Raghava Lawrence is now the "mass" hero whose entry on screen mandates hoopla no less than that of a Rajinikanth or an Ajith. In fact he claims he is the mini version of the quintessential Superstar who he blatantly imitates. He calls himself "chinna Kabali" in his entrance song, in which he dutifully sermons his fans on the meaning of life and the beauty of being charitable.
Indeed, wouldn't life be so much simpler if we simply looked up to our matinee idols for life lessons? How lost would we be without their enlightening entrance songs! However, if one actually listens to the lyrics, they would stumble upon such ironies as when Lawrence decries the publicity-garnering charitable deeds of celebrities while he himself flaunts his altruism by bringing the physically-challenged dancers he never forgets to highlight in every film of his.
What redeems this guy despite this tedious bloated self-image is his entertaining act. He knows how to put up a show, and we have got to give him that. While all our star-kids are asininely stumbling to get the "mass hero" act right, Lawrence makes it look so easy. All you have got to do is be a little confident and enjoy what you do. Sivalinga not only employs the showboating of its leading man, but also knows when to stop and focus on the story.
So Sivalinga (Lawrence) is a CB-CID officer who comes across a murder case that is made to look like a suicide. A Muslim cook Raheem (Sakthivel Vasu) who specializes in biryani is thrown off a moving train, and everyone but his fiancé Bharathi (Urvashi) believes it to be a suicide. Bharathi somehow gets the case reopened even after the court brushes her doubts off as mere speculation. The reopened case ends up with Sivalinga, and the stage is set for him to go full Sherlock Holmes.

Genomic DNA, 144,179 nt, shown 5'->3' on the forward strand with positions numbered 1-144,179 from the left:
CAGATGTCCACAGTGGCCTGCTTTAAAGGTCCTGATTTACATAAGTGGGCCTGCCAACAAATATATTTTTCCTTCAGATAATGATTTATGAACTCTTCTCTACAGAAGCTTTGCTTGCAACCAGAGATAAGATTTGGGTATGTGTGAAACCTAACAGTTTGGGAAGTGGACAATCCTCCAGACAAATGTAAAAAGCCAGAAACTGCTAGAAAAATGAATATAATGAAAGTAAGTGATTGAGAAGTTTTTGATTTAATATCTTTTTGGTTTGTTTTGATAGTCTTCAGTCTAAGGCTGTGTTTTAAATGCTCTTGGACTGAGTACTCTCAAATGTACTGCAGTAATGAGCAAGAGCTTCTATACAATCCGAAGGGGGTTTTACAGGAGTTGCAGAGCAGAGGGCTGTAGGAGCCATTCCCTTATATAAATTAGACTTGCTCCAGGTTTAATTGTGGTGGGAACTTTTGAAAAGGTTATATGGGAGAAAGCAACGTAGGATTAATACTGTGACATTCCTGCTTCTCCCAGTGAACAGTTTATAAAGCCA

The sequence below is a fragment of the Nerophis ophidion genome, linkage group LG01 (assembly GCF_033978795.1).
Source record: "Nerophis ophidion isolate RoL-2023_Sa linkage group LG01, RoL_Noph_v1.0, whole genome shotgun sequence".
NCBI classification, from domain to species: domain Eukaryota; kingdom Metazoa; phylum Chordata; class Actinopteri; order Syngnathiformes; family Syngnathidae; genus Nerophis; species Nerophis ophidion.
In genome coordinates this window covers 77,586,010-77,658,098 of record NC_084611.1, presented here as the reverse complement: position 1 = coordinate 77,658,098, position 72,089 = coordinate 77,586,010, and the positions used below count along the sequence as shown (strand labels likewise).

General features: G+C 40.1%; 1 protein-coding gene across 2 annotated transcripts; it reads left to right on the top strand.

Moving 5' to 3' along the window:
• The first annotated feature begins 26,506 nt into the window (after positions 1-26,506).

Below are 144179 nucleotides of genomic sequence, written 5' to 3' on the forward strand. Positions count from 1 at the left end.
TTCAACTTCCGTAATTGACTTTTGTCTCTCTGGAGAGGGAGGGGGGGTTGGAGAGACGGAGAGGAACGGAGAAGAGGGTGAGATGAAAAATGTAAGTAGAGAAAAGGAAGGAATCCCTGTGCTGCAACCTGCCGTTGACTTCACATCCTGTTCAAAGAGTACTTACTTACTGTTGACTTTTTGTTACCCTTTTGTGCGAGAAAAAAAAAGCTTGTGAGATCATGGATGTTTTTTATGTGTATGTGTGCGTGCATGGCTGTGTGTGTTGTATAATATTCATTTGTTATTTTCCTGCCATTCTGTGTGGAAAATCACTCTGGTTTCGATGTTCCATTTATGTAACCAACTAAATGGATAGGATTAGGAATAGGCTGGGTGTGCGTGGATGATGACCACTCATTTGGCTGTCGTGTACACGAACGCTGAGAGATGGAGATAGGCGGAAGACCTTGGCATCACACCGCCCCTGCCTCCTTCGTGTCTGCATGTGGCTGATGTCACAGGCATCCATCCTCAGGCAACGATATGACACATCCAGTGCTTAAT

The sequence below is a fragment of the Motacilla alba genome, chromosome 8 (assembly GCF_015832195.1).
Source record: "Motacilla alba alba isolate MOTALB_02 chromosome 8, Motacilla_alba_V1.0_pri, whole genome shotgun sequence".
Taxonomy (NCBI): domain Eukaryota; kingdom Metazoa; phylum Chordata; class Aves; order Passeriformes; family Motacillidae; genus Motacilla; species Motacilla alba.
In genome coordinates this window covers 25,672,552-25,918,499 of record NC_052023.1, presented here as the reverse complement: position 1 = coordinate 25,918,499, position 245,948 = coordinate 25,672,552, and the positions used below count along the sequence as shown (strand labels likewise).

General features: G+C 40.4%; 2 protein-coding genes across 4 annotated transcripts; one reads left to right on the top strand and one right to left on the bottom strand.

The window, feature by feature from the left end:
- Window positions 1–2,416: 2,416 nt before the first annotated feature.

However Raheem either doesn't have enough trust in the investigative capabilities of police officers - or maybe he wants to see how he looks in the customary white-paint makeup of ghosts. So he decides to be a ghost, and haunts the house Sivalinga and his wife Satya (Ritika Singh) live in, and there we go with the much-awaited jump scares and the associated spooky laughs.
Sivalinga isn't keen on being plausible, but that's understandable - it's a ghost story after all. So instead it focuses on being engaging. It saves all its plot-twists (however bizarre they are) for the ending to keep you wondering throughout. However it requires that you keep your brain functioning at a minimum so as to let the plot-holes slip away from your notice and also to not figure out things faster than the hero can, and to sail along with the fun elements.
Sivalinga isn't as much fun as Kanchana
. Lawrence repeats his fear-of-ghosts cliché and it somehow works again, but the humour doesn't detonate like it did in Kanchana. The film ticks the entire checklist of horror-comedy clichés but manages to pull off only a few - even horror-comedies aren't immune to the monotony of repetition.
Ritika Singh gets the possessed act right, and it helps. Urvashi entertains. Vadivelu appears after a long time and manages to bring some laughs. Thaman's songs are perfunctory and his background score is unremarkable. The cinematography is fine barring the Dutch angles, but the genre being horror, the film could have done without the explosive colours.
Sivalinga is not a remarkable film by any stretch of sense, but that's not what it aims to be. It delivers more or less what it promised in the promos. And if you judge a movie by what it promised and what it delivered, you won't have many complaints with this film. However you might not find compelling reasons why you should catch this one in this summer heat unless the lack of better alternatives can count as a reason.